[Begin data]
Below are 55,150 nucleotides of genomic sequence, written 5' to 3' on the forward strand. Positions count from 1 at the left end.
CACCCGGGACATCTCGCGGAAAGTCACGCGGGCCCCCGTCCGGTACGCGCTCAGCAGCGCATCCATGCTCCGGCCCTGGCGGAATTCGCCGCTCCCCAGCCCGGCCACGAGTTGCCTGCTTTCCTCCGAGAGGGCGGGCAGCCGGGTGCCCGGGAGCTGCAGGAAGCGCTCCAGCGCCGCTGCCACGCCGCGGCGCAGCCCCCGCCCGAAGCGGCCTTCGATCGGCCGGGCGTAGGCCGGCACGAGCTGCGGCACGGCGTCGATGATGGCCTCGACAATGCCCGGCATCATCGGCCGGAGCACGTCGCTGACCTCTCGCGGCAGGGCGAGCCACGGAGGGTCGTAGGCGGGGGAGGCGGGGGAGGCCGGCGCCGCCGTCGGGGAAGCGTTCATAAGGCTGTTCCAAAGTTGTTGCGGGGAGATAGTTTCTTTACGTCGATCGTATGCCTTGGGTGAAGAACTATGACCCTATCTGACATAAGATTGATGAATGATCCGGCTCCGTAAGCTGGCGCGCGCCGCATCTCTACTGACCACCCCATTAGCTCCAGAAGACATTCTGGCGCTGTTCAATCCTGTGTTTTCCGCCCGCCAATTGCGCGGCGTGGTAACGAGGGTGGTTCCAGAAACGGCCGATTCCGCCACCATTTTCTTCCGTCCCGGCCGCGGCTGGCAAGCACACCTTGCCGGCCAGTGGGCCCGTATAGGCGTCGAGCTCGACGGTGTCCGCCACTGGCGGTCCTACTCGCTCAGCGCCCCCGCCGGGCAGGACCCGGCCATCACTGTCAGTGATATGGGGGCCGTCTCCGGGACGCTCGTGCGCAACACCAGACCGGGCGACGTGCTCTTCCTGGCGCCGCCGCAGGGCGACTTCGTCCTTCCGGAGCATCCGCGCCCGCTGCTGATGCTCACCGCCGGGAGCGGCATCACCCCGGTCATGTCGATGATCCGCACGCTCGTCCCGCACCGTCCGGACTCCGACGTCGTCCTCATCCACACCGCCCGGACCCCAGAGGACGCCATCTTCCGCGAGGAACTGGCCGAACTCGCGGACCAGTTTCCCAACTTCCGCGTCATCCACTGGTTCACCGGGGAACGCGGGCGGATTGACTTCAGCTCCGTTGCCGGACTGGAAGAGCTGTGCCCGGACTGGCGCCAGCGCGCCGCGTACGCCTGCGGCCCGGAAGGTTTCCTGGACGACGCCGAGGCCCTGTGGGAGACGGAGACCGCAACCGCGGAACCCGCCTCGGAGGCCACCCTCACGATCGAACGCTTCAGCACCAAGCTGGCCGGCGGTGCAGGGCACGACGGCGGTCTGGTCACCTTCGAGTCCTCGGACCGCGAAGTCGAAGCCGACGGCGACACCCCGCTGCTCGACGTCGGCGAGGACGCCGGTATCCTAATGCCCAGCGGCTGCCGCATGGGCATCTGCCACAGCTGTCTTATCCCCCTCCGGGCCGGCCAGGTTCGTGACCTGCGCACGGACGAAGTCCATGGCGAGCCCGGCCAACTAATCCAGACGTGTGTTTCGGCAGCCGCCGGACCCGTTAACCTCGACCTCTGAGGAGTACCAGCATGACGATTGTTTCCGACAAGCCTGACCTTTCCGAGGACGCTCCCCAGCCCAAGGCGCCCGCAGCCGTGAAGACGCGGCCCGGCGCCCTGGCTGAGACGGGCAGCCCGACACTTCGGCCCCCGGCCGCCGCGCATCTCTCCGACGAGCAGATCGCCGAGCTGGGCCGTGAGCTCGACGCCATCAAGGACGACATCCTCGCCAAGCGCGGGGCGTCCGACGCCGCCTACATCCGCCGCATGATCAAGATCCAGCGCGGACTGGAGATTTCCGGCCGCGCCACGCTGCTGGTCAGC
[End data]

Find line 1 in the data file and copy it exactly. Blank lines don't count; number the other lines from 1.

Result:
Below are 55,150 nucleotides of genomic sequence, written 5' to 3' on the forward strand. Positions count from 1 at the left end.